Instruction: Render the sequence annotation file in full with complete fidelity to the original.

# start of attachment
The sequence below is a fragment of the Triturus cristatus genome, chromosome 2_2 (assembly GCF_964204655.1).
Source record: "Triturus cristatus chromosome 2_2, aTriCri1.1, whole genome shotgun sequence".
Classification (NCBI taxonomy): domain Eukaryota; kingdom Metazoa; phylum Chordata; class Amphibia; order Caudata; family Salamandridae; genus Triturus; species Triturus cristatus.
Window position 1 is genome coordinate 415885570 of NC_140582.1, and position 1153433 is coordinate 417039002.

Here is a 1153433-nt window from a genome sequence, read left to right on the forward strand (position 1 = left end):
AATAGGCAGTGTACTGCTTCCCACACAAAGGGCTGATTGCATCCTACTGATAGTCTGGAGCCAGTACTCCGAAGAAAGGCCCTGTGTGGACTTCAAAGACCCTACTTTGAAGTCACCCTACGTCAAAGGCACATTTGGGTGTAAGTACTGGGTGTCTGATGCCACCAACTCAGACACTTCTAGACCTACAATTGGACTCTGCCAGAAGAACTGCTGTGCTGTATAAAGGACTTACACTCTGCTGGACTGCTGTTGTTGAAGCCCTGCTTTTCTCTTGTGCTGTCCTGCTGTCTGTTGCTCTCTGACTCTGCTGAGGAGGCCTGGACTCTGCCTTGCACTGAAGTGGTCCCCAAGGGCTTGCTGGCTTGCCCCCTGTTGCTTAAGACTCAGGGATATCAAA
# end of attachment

The sequence below is a fragment of the Triturus cristatus genome, chromosome 2_2 (assembly GCF_964204655.1).
Source record: "Triturus cristatus chromosome 2_2, aTriCri1.1, whole genome shotgun sequence".
Classification (NCBI taxonomy): domain Eukaryota; kingdom Metazoa; phylum Chordata; class Amphibia; order Caudata; family Salamandridae; genus Triturus; species Triturus cristatus.
Window position 1 is genome coordinate 415885570 of NC_140582.1, and position 1153433 is coordinate 417039002.

Here is a 1153433-nt window from a genome sequence, read left to right on the forward strand (position 1 = left end):
AATAGGCAGTGTACTGCTTCCCACACAAAGGGCTGATTGCATCCTACTGATAGTCTGGAGCCAGTACTCCGAAGAAAGGCCCTGTGTGGACTTCAAAGACCCTACTTTGAAGTCACCCTACGTCAAAGGCACATTTGGGTGTAAGTACTGGGTGTCTGATGCCACCAACTCAGACACTTCTAGACCTACAATTGGACTCTGCCAGAAGAACTGCTGTGCTGTATAAAGGACTTACACTCTGCTGGACTGCTGTTGTTGAAGCCCTGCTTTTCTCTTGTGCTGTCCTGCTGTCTGTTGCTCTCTGACTCTGCTGAGGAGGCCTGGACTCTGCCTTGCACTGAAGTGGTCCCCAAGGGCTTGCTGGCTTGCCCCCTGTTGCTTAAGACTCAGGGATATCAAA